I must admit my ignorance upfront. I haven’t been paying enough attention to the arts and entertainment scene lately.
On receiving an invitation with an intriguing photograph to attend a Blue Man Group performance, I had to go into research mode. First port of call was You Tube, which revealed a high-energy, and very colourful clip, which was enough of a teaser to convince me it was a show I had to see.
This may be their first tour to South Africa, but the Blue Man Group is no flash in the pan. The concept originated 25 years ago in New York and proved so popular in the U.S, that it has permanent shows in Las Vegas, New York, Orlando, Boston, and Chicago. There is also a permanent show in Berlin. It has been performed in over 20 countries and seen by more than 35 million people worldwide since 1991.
The show is a combination of mime, performance art, music, movement, rock concert, humour, audience interaction and multi-media staging led by three bald and blue performers. They are enormously expressive – conveying a myriad of thoughts and emotions through their eyes and physical movement.
The use of technology and innovative, custom-made musical instruments is fascinating. The trio is supported by a live band and video cameras capturing interactions with the audience.
There is no interval, and the show leaves the audience wanting more.
The three founders are close friends Chris Wink, Matt Goldman and Phil Stanton. Says Chris Wink about their tour to South Africa: “When we first began creating performances centred on this innocent, curious character called Blue Man, we never dreamt where he would lead us. We are so honoured to be able to share our show with the people of South Africa and beyond. We believe the Blue Man’s universal message of joyful exuberance and euphoric celebration resonates within all of us.”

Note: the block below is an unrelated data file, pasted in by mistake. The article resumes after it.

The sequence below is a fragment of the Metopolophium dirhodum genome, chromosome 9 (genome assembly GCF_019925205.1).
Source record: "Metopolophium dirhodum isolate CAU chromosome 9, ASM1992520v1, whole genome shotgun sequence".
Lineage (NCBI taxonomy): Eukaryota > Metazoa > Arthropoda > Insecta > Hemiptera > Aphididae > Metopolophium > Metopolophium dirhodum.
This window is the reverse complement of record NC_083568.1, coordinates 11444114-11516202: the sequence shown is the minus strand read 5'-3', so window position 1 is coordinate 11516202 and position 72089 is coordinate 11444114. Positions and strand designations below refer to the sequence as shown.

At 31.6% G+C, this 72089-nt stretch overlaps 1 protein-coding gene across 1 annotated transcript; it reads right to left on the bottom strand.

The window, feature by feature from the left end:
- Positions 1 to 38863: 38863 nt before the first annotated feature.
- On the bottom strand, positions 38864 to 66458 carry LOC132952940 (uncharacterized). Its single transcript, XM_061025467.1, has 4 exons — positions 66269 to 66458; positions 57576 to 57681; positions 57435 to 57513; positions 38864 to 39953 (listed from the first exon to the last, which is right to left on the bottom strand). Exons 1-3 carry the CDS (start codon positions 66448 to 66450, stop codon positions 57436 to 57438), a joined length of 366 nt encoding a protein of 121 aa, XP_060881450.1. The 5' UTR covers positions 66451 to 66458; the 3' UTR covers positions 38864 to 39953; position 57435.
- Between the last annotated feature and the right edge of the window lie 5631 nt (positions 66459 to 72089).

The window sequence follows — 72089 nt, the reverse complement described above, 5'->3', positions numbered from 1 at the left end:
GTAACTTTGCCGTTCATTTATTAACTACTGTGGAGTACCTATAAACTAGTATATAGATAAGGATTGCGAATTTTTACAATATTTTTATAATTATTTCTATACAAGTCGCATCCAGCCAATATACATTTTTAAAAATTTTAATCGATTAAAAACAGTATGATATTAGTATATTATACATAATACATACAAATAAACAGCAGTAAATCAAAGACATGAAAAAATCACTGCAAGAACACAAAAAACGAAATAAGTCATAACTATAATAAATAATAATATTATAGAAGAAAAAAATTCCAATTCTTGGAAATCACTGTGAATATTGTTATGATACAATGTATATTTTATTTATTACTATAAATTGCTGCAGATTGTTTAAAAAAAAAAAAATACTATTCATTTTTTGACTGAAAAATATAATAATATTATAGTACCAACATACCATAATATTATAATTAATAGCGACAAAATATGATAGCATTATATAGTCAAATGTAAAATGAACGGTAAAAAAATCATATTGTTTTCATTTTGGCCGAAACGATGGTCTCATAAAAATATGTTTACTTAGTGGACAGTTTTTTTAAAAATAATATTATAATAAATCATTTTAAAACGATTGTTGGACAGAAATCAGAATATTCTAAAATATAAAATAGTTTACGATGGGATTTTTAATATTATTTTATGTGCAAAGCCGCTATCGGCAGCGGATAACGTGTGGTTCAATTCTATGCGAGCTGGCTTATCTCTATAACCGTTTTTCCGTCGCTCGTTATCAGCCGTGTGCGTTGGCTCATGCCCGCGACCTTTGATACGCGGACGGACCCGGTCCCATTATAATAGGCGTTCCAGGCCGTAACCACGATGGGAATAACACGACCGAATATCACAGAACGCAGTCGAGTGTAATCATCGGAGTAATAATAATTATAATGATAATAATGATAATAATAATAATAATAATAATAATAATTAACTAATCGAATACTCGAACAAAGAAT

CEO of Big Concerts, Justin Van Wyk, who brought the show to South Africa, says: “With no spoken language Blue Man Group is perfect for all ages, languages and cultures. It gives everyone the freedom to reconnect with their inner child, to re-experience mischievousness, sheer joy and to see what fun three guys can have with 30 litres of paint and 120 marshmallows in the space of an hour and a half!”
And yes, my inner child had loads of fun! Looking at the audience around me, whether they were millennials or baby boomers, they seemed to find equal joy in the experience.
For one who always wonders about how things come together and how creative expression flirts and unites with technology, I wish I could spend some time back-stage to get some insight into the process of this throroughly magical experience.
The show can be seen at the Teatro at Montecasino in Johannesburg until 18 March, and at the Grand Arena in Cape Town from 21 to 26 March.